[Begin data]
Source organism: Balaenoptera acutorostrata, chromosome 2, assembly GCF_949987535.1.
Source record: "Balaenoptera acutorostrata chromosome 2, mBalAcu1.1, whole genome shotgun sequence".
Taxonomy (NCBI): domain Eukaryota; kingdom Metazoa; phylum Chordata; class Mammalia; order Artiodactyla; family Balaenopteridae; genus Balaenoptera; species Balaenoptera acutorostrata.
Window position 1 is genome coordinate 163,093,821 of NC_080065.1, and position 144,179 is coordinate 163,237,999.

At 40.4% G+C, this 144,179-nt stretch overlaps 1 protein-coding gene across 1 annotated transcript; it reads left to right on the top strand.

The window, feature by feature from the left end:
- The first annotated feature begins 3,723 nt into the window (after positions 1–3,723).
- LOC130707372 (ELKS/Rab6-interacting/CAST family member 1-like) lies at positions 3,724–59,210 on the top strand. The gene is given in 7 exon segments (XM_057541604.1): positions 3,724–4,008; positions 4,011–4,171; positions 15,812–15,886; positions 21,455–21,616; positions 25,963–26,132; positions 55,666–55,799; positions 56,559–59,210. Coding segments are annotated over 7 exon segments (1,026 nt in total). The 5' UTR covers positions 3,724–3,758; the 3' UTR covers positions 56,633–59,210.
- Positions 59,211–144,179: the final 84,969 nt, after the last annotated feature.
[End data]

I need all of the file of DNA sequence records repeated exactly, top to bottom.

Source organism: Balaenoptera acutorostrata, chromosome 2, assembly GCF_949987535.1.
Source record: "Balaenoptera acutorostrata chromosome 2, mBalAcu1.1, whole genome shotgun sequence".
Taxonomy (NCBI): domain Eukaryota; kingdom Metazoa; phylum Chordata; class Mammalia; order Artiodactyla; family Balaenopteridae; genus Balaenoptera; species Balaenoptera acutorostrata.
Window position 1 is genome coordinate 163,093,821 of NC_080065.1, and position 144,179 is coordinate 163,237,999.

At 40.4% G+C, this 144,179-nt stretch overlaps 1 protein-coding gene across 1 annotated transcript; it reads left to right on the top strand.

The window, feature by feature from the left end:
- The first annotated feature begins 3,723 nt into the window (after positions 1–3,723).
- LOC130707372 (ELKS/Rab6-interacting/CAST family member 1-like) lies at positions 3,724–59,210 on the top strand. The gene is given in 7 exon segments (XM_057541604.1): positions 3,724–4,008; positions 4,011–4,171; positions 15,812–15,886; positions 21,455–21,616; positions 25,963–26,132; positions 55,666–55,799; positions 56,559–59,210. Coding segments are annotated over 7 exon segments (1,026 nt in total). The 5' UTR covers positions 3,724–3,758; the 3' UTR covers positions 56,633–59,210.
- Positions 59,211–144,179: the final 84,969 nt, after the last annotated feature.